Browns without Chubb or Hunt. Falcons without Ridley or Patterson. Titans without Julio or Henry. Should we be reading the defensive performance by the Pats against these half strength offenses any differently?
— WheresDBathroom (@d_bathroom) November 24, 2021
It’s fair to question if the Patriots’ defense is “for real” due to the things the question brings up. Yes, the Pats haven’t faced an elite offense during this five-game stretch, and some of their opponents were banged up. And that won’t change this week with the Titans. Buffalo and Indianapolis should give us a better barometer of where the Pats defense stands. But there’s no doubt it’s a great defense, especially if we adjust for the era. Are they an elite defense? We’ll find out in the next month.
How is Barmore not on PFF’s top-15 rookie list? What are they dinging him for?
— Peter Conroy (@ruhlax_guy) November 24, 2021
I’ve debated this topic with a few friends who work at PFF. Although their grading system isn’t perfect, they put a lot of hard work into it, and it’s not easy to grade film.
Plus, Barmore’s grade is steadily improving. They dinged him early on for things like gap control and losing ground in the running game, which was fair. Over the last three games, Barmore’s 80.9 overall grade ranks seventh among IDLs. If he keeps this up, he’ll finish with a strong number in their grading system and will probably land on the all-rookie team at the end of the season.
Stevenson has shown an ability to make a play in the run game impromptu. Do you see him becoming the number one and Harris resorts to spell him!
— Southern Hospitality (@help189) November 24, 2021
Over the last few games, we have seen a more dynamic runner in Rhamondre Stevenson than Damien Harris. Thanks to his vision, acceleration, and ability to finish through contact, Harris is an excellent fit in the Patriots’ downhill running scheme. But Stevenson is more elusive, can create more yards on his own, and looks better in a small sample as a receiver. With that said, the situation still favors a timeshare. The Pats have two good backs, and there’s no reason to overwork either. Splitting carries makes the most sense for everyone besides fantasy football owners.
I’ve been seeing Nkeal Harry out there a little more recently than before. Could he actually carve out a place in this offense at a receiving receiver or will he just block most of the time and catch 1-2 balls as it is right now?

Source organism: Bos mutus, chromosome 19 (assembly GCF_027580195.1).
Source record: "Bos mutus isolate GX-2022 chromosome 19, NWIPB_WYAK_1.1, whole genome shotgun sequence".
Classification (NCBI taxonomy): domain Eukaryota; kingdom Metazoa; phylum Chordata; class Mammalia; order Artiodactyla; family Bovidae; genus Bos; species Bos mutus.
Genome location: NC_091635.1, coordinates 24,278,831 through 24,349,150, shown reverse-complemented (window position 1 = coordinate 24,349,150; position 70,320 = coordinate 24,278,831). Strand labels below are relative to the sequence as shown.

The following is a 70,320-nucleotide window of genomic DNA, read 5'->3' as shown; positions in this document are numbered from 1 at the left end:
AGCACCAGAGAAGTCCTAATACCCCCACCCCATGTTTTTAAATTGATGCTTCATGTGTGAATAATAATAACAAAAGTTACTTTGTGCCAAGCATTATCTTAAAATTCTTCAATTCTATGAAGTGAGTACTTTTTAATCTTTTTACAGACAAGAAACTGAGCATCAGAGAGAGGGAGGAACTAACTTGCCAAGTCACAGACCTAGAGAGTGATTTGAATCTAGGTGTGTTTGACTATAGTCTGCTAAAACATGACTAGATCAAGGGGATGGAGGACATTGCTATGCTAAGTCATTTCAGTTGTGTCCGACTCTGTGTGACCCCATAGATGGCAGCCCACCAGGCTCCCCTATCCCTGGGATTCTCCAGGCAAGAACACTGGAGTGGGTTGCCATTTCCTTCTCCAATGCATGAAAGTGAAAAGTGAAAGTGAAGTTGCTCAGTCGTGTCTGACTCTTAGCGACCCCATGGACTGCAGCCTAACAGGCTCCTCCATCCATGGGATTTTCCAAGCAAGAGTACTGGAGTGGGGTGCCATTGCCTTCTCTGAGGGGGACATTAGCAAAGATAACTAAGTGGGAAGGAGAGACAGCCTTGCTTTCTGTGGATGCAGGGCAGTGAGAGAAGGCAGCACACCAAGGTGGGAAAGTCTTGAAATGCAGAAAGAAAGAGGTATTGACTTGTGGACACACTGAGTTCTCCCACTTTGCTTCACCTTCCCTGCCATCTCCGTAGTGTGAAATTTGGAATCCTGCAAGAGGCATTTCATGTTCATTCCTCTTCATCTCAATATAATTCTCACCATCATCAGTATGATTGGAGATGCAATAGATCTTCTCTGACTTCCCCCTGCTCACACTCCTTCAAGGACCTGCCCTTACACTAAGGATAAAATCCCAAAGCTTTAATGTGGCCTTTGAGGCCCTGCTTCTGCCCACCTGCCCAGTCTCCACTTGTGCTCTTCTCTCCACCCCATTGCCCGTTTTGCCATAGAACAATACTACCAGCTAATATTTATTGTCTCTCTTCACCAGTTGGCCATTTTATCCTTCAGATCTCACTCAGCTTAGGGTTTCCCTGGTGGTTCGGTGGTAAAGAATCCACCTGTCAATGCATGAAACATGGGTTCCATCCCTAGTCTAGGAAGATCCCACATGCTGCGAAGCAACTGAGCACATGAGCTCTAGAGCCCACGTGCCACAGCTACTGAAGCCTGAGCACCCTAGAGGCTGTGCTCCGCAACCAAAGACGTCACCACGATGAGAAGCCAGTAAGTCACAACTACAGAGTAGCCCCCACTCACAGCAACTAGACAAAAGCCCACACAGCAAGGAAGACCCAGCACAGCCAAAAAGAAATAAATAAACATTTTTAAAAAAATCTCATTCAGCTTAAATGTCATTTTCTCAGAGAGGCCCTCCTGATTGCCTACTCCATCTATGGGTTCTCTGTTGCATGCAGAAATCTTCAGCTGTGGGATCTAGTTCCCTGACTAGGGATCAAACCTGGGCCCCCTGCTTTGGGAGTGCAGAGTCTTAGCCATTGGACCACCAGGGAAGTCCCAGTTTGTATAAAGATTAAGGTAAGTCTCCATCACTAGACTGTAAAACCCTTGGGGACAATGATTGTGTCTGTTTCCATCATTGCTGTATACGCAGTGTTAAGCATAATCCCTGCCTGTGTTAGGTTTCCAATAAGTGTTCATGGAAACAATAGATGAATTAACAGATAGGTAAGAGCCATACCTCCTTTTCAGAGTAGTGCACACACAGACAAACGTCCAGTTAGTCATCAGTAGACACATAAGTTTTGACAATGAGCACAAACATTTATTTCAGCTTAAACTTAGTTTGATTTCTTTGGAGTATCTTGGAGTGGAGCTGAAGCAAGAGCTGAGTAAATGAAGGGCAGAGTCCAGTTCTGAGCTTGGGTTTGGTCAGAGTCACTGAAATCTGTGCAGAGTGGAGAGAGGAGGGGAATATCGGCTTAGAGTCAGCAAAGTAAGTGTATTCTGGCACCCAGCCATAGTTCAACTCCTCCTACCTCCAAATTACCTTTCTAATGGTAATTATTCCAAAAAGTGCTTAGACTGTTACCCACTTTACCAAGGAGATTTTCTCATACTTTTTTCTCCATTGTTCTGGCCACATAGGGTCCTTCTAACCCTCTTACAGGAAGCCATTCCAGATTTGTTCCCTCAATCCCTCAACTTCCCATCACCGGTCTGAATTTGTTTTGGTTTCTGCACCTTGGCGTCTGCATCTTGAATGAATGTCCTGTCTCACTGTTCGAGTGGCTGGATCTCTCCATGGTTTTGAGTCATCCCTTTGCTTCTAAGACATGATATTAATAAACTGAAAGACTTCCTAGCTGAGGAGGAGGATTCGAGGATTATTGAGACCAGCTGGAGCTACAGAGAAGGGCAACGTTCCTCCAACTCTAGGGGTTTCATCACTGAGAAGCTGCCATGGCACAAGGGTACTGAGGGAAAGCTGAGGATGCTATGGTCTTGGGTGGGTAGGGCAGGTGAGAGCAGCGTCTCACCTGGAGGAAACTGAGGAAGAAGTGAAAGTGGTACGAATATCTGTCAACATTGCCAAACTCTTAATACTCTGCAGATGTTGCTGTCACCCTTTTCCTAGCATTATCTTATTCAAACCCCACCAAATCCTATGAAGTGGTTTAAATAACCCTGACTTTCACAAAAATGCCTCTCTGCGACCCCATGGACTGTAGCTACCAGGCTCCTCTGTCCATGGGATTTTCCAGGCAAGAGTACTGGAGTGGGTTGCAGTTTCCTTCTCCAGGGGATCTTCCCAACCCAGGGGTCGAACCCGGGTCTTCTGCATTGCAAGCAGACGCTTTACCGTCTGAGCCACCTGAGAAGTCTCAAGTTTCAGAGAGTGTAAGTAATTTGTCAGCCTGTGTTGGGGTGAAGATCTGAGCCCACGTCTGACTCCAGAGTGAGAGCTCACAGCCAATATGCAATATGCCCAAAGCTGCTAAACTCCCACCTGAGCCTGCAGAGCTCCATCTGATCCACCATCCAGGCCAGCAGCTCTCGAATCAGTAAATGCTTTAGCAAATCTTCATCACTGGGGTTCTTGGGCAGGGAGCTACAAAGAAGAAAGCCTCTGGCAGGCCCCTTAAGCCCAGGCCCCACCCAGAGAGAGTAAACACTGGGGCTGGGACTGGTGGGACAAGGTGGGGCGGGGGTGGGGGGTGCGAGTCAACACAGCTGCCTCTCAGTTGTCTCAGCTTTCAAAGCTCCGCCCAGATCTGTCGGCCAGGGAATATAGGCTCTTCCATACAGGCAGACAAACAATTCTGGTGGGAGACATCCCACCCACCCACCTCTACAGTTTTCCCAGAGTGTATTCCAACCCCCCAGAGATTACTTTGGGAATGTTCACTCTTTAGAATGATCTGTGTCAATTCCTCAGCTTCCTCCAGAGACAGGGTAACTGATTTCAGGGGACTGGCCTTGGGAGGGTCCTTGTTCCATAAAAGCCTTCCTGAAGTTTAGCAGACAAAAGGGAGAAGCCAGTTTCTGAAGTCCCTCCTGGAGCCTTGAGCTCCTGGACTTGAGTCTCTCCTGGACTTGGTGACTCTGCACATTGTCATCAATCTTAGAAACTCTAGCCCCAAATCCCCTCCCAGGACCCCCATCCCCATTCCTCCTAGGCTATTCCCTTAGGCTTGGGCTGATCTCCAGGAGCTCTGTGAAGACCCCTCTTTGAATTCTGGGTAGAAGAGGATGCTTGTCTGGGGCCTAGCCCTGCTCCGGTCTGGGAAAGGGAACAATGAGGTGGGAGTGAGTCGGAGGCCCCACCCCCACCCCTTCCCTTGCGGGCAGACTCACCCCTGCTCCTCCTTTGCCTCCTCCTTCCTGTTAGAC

— #1 Pats Mascot fan (@Acasualpatsfan) November 24, 2021
The parallels between N’Keal Harry and Jonnu Smith’s roles in the offense are remarkable. Both players are being used as run-blocking specialists while the fit in the passing offense is a work in progress. Harry and Smith thrive using their raw skill to out-athlete defenders at the catch point and as ball carriers. The issue with that is they’re not tactical route-runners, making it harder for them to thrive in Josh McDaniels’s system. Sure, the Pats can manufacture a touch for Jonnu or throw a contested ball up to N’Keal. But is that a sustainable offense?
Over the last two games, Harry is playing more. He’s on the field for 46.5% of the Pats’ offensive snaps compared to 34.4% in his first five games. But here’s the catch: 38 of Harry’s 59 snaps are as a run blocker in the last two games (64%). He has only run 20 routes and has three targets. The Patriots don’t seem that interested in incorporating Harry into the passing game. If he gets open, he may get the ball. That’s about it. And he’s not playing very often on obvious passing situations.
Smith has very similar splits in his usage: 64.8% of his snaps this season are on either running plays or passing plays where he stays in to block. Smith has only run 122 routes this season compared to 277 routes for Hunter Henry. With Smith’s usage and target share, the Pats are paying him nearly $17 million in total cash this season to be a blocking tight end. To make matters worse, Smith has one of the worst run-blocking grades among all tight ends (87th out of 89 qualified tight ends at 39.6 out of 100, per PFF).